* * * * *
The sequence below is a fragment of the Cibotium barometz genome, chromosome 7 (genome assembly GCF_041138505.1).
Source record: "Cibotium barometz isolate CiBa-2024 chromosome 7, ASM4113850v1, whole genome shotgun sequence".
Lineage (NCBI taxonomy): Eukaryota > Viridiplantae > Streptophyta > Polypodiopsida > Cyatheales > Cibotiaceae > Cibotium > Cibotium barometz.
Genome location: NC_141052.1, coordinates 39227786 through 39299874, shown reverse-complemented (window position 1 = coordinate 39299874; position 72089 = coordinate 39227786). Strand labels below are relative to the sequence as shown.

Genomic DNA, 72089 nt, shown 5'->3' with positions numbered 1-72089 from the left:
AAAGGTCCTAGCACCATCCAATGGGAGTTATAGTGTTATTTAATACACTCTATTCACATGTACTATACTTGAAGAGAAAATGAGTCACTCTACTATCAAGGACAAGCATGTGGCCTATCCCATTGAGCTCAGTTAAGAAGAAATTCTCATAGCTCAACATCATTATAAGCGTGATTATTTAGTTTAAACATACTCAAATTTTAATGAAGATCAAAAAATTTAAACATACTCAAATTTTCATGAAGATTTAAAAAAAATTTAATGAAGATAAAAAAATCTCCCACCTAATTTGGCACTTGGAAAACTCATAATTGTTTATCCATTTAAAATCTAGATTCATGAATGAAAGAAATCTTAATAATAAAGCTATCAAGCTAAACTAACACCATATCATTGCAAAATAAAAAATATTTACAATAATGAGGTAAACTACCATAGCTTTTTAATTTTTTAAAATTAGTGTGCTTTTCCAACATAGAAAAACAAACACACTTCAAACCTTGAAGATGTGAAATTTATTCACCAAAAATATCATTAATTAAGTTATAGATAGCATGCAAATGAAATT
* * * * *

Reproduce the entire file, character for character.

The sequence below is a fragment of the Cibotium barometz genome, chromosome 7 (genome assembly GCF_041138505.1).
Source record: "Cibotium barometz isolate CiBa-2024 chromosome 7, ASM4113850v1, whole genome shotgun sequence".
Lineage (NCBI taxonomy): Eukaryota > Viridiplantae > Streptophyta > Polypodiopsida > Cyatheales > Cibotiaceae > Cibotium > Cibotium barometz.
Genome location: NC_141052.1, coordinates 39227786 through 39299874, shown reverse-complemented (window position 1 = coordinate 39299874; position 72089 = coordinate 39227786). Strand labels below are relative to the sequence as shown.

Genomic DNA, 72089 nt, shown 5'->3' with positions numbered 1-72089 from the left:
AAAGGTCCTAGCACCATCCAATGGGAGTTATAGTGTTATTTAATACACTCTATTCACATGTACTATACTTGAAGAGAAAATGAGTCACTCTACTATCAAGGACAAGCATGTGGCCTATCCCATTGAGCTCAGTTAAGAAGAAATTCTCATAGCTCAACATCATTATAAGCGTGATTATTTAGTTTAAACATACTCAAATTTTAATGAAGATCAAAAAATTTAAACATACTCAAATTTTCATGAAGATTTAAAAAAAATTTAATGAAGATAAAAAAATCTCCCACCTAATTTGGCACTTGGAAAACTCATAATTGTTTATCCATTTAAAATCTAGATTCATGAATGAAAGAAATCTTAATAATAAAGCTATCAAGCTAAACTAACACCATATCATTGCAAAATAAAAAATATTTACAATAATGAGGTAAACTACCATAGCTTTTTAATTTTTTAAAATTAGTGTGCTTTTCCAACATAGAAAAACAAACACACTTCAAACCTTGAAGATGTGAAATTTATTCACCAAAAATATCATTAATTAAGTTATAGATAGCATGCAAATGAAATT